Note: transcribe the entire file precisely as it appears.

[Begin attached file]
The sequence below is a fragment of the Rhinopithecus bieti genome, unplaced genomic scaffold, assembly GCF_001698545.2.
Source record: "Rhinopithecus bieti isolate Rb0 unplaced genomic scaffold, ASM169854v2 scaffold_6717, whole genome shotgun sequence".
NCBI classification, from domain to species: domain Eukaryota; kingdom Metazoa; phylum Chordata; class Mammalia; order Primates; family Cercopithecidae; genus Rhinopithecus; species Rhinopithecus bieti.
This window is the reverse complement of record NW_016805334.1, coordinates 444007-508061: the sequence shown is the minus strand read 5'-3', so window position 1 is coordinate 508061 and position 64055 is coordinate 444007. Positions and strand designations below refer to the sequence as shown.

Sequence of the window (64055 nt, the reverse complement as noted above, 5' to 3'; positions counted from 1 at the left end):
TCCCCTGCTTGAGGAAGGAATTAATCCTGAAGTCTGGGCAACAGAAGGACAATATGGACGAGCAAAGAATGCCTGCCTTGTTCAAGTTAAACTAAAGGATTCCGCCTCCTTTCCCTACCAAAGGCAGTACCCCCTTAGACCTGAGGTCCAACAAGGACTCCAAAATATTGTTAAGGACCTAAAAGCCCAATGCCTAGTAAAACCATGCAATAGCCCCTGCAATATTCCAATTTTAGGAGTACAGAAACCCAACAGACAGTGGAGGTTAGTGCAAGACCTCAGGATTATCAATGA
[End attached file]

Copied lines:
The sequence below is a fragment of the Rhinopithecus bieti genome, unplaced genomic scaffold, assembly GCF_001698545.2.
Source record: "Rhinopithecus bieti isolate Rb0 unplaced genomic scaffold, ASM169854v2 scaffold_6717, whole genome shotgun sequence".
NCBI classification, from domain to species: domain Eukaryota; kingdom Metazoa; phylum Chordata; class Mammalia; order Primates; family Cercopithecidae; genus Rhinopithecus; species Rhinopithecus bieti.
This window is the reverse complement of record NW_016805334.1, coordinates 444007-508061: the sequence shown is the minus strand read 5'-3', so window position 1 is coordinate 508061 and position 64055 is coordinate 444007. Positions and strand designations below refer to the sequence as shown.

Sequence of the window (64055 nt, the reverse complement as noted above, 5' to 3'; positions counted from 1 at the left end):
TCCCCTGCTTGAGGAAGGAATTAATCCTGAAGTCTGGGCAACAGAAGGACAATATGGACGAGCAAAGAATGCCTGCCTTGTTCAAGTTAAACTAAAGGATTCCGCCTCCTTTCCCTACCAAAGGCAGTACCCCCTTAGACCTGAGGTCCAACAAGGACTCCAAAATATTGTTAAGGACCTAAAAGCCCAATGCCTAGTAAAACCATGCAATAGCCCCTGCAATATTCCAATTTTAGGAGTACAGAAACCCAACAGACAGTGGAGGTTAGTGCAAGACCTCAGGATTATCAATGA